NRL News

Another Biden characteristic hidden by the Media—his short-fuse—finally get some attention

by | Jul 11, 2023

By Dave Andrusko

Joe Biden
Photo: Gage Skidmore

For those who have the time to keep track of these things,

The Media Establishment is finally conceding what has been transparent from the get-go.

Not that it’s news that President Biden’s popularity is always in the low 40% range sometimes in the 30%; not that everyone—even Democrats—aren’t already worried about his diminished intellectual capacities; and certainly not that the number of people and publications that are publicly calling on Biden to shift gears and announced he is not running for a second term continues to grows.

In fact, just this week, Eliot A. Cohen wrote in The Atlantic “Step Aside, Joe Biden: The president has no business running for office at age 80.” 

No, it’s another truth the media has kept a lid on: Biden’s volcanic temper. I was about to write he was plagued by his short fuse but in fact he has never paid a price. 

According to the liberal publication Axios

Jeff Connaughton, a former Biden campaign and Senate aide who was chief of staff to Kaufman when he filled Biden’s seat in the Senate, wrote about Biden’s temper in his 2012 book on Washington corruption, “The Payoff: Why Wall Street Wins.”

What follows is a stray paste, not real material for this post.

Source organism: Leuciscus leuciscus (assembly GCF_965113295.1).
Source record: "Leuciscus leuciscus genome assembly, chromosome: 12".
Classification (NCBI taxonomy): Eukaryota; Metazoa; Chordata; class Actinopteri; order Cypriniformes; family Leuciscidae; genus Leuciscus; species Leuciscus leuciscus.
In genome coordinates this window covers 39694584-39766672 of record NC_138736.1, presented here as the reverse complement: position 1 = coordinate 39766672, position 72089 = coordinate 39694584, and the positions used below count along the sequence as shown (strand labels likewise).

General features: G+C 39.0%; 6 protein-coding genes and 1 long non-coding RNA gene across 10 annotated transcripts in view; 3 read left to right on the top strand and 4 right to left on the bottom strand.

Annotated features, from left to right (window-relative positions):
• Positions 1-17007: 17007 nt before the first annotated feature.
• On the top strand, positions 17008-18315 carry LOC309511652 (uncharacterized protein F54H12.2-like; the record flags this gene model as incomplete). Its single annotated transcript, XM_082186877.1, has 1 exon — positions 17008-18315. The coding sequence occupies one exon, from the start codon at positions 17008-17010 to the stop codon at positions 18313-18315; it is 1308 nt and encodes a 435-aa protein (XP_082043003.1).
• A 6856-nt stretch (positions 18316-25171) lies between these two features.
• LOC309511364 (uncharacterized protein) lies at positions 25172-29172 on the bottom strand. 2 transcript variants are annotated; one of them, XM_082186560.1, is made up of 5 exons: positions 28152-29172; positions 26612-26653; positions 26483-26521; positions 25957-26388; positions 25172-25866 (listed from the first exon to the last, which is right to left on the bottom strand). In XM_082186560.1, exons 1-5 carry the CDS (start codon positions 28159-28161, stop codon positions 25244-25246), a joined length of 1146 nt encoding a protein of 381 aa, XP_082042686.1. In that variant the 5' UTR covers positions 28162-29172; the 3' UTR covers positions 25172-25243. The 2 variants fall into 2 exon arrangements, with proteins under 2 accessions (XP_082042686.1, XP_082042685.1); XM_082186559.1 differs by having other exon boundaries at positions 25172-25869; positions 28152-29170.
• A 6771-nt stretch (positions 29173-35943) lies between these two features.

Connaughton wrote that as a senator, Biden was an “egomaniacal autocrat … determined to manage his staff through fear.”  But could that free pass be a changing? National Review’s Jim Geraghty quotes the opening paragraph of a Axios story by Alex Thompson 

In public, President Biden likes to whisper to make a point. In private, he’s prone to yelling. Behind closed doors, Biden has such a quick-trigger temper that some aides try to avoid meeting alone with him. Some take a colleague, almost as a shield against a solo blast.

But, of course, Thompson’s story is filled with qualifiers, as Geraghty acerbically points out:

The story of Biden’s outbursts gets just about the most sympathetic, soft-focus, and gentle tone imaginable from Axios — “Being yelled at by the president has become an internal initiation ceremony in this White House, aides say — if Biden doesn’t yell at you, it could be a sign he doesn’t respect you.” Screaming at the staff is a sign of respect, you see. Axios does acknowledge the screaming confrontations contradict Biden’s “carefully cultivated image as a kindly uncle who loves Aviator sunglasses and ice cream.

Get it? The worse Biden treats you, the more he respects you. Well, that does jive with reminiscences going back to his Senate days.

Meanwhile Biden’s enablers carry on:

Some Biden aides think the president would be better off occasionally displaying his temper in public as a way to assuage voter concerns that the 80-year-old president is disengaged and too old for the office.

Or, how about this? Biden’s verbally ripping underlings apart is really in their best interest and reflects how much he cares and demands:

Some Biden aides argue that the president’s rages reflect his high expectations for his staff. “Speaking Biden” is a particular skill, they said. It can take years to learn to navigate his moodiness, and anticipate what information he’s going to ask for in a briefing.

Final thought on Biden’s white hot temperament:

Connaughton told Axios that Biden “hides his sharper edge to promote his folksy Uncle Joe image — which is why, when flashes of anger break through, it seems so out of public character.”

Categories: Joe Biden